The Office of Gov. Andy Beshear announced recently that it would use federal grant funding to form the Kentucky State Police Sexual Assault Kit Initiative (SAKI) Investigative Team.

The purpose is to help maximize resources and provide necessary services to survivors of sexual assault.

Kentucky was awarded $1.5 million to form the investigative team by the U.S. Department of Justice.

Megan Gross, New Beginnings sexual assault support services advocacy coordinator, said the formation of a specialized team will further the efforts KSP has already made in recent years to clear backlogged cases and get justice for survivors of sexual assault.

“I do think it’ll make a difference,” she said. “Having a team dedicated to these cold cases is helpful in general just because law enforcement across the board just has so much going on. They’ve got so many active cases going on now that trying to deal with cold cases on top of that, I can imagine it just kind of felt like an impossible task. Now that we do have a designated team to help in these cold cases, I think it’s going to help hopefully get some of these victims some justice.”

The investigative team will include three trained investigators and a criminal intelligence analyst from the Office of the Attorney General that will work to assist the KSP.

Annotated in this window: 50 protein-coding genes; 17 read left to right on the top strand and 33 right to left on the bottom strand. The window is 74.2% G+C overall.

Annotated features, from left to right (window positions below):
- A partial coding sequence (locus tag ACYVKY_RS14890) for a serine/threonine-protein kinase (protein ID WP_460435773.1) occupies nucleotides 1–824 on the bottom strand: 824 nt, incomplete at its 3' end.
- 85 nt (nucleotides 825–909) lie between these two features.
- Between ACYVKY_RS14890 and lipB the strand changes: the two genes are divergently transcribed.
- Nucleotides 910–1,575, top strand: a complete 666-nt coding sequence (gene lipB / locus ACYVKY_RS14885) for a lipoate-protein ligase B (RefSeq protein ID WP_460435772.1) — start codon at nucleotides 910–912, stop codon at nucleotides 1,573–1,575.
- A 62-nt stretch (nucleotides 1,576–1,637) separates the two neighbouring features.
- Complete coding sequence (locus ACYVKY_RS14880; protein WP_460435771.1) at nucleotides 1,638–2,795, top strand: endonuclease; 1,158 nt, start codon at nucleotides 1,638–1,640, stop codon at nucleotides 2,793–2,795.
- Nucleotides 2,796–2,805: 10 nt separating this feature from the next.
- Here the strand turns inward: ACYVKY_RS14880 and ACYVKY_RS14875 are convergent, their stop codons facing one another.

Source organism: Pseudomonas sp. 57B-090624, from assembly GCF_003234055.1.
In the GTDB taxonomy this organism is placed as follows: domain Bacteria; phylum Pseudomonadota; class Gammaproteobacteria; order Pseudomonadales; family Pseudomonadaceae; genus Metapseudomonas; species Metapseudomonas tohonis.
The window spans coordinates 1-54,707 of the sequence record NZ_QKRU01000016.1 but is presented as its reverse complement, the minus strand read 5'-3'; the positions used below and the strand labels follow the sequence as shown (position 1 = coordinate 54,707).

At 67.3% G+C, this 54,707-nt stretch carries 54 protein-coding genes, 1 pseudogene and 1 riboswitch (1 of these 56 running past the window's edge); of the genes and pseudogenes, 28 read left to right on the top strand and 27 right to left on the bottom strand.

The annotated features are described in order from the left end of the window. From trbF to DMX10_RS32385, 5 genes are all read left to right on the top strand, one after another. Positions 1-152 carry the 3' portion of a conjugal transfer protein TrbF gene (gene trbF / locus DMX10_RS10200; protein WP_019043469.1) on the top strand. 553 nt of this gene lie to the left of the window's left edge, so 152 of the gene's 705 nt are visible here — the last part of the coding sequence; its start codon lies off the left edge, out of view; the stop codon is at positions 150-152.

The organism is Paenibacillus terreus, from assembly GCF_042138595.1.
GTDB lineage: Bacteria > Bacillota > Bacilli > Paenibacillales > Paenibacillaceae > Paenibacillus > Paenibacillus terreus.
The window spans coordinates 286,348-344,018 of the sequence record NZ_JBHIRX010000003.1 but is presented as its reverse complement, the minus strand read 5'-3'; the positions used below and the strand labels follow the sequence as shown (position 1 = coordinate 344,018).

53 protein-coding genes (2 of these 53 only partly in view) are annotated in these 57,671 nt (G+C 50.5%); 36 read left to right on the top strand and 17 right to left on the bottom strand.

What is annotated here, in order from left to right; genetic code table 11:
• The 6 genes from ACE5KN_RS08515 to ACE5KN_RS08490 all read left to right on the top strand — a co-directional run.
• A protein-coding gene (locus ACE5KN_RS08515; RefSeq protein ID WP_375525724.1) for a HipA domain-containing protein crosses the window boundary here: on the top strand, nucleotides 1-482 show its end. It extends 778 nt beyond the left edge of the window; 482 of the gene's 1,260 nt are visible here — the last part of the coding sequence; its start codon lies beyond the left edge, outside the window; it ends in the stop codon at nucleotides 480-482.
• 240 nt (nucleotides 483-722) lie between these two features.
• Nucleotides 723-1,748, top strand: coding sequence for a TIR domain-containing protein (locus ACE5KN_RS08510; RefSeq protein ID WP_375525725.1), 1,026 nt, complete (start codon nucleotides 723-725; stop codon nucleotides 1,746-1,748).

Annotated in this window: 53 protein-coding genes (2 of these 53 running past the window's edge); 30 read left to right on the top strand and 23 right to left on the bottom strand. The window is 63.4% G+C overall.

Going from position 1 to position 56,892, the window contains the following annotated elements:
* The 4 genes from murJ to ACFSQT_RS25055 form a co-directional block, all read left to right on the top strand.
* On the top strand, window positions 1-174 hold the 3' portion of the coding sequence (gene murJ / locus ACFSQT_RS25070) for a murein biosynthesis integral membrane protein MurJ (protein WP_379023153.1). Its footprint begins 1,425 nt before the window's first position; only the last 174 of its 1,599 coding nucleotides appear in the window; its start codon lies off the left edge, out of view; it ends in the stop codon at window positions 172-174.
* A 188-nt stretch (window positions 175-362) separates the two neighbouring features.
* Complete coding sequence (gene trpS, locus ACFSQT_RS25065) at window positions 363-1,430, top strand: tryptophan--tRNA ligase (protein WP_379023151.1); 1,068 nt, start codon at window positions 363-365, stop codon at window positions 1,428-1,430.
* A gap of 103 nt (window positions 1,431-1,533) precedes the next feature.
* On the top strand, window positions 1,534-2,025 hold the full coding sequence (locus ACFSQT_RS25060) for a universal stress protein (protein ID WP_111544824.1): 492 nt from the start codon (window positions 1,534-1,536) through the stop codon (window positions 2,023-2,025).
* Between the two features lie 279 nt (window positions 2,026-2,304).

The team will focus on investigating and identifying sexual offenders and will add to existing resources within the KSP Crime Lab, statewide investigative jurisdiction and local law enforcement agencies.

The efforts, according to Beshear, will help identify more offenders and link cases of serial predators.

“Kentucky has made outstanding progress in testing backlogged SAFE (Sexual Assault Forensic Exams) kits and closing unsolved crimes due to the tireless efforts of several state and local officials who were instrumental in changing the culture around the investigation and prosecution of sexual assaults,” said KSP Commissioner Phillip Burnett Jr. in the announcement. “Our investigators will be informed, effective and compassionate toward sexual assault victims and help them as they work to truly heal, recover and restore their lives.”

Gross said efforts in recent years by the state to put more procedures and funding in place to pursue cases of sexual assault have helped decrease the backlog of untested SAFE kits and have them put into a central database to better assist investigators in identifying perpetrators and linking cases.

“I think just the willingness of KSP to put this much effort and funding into testing all of these old kits just really goes to show survivors now that if you come forward, we’ve got things in place where we’ll get DNA tested; we’ll do everything we can to get justice for you,” she said.

Christie Netherton, cnetherton@messenger-inquirer.com, 270-691-7360

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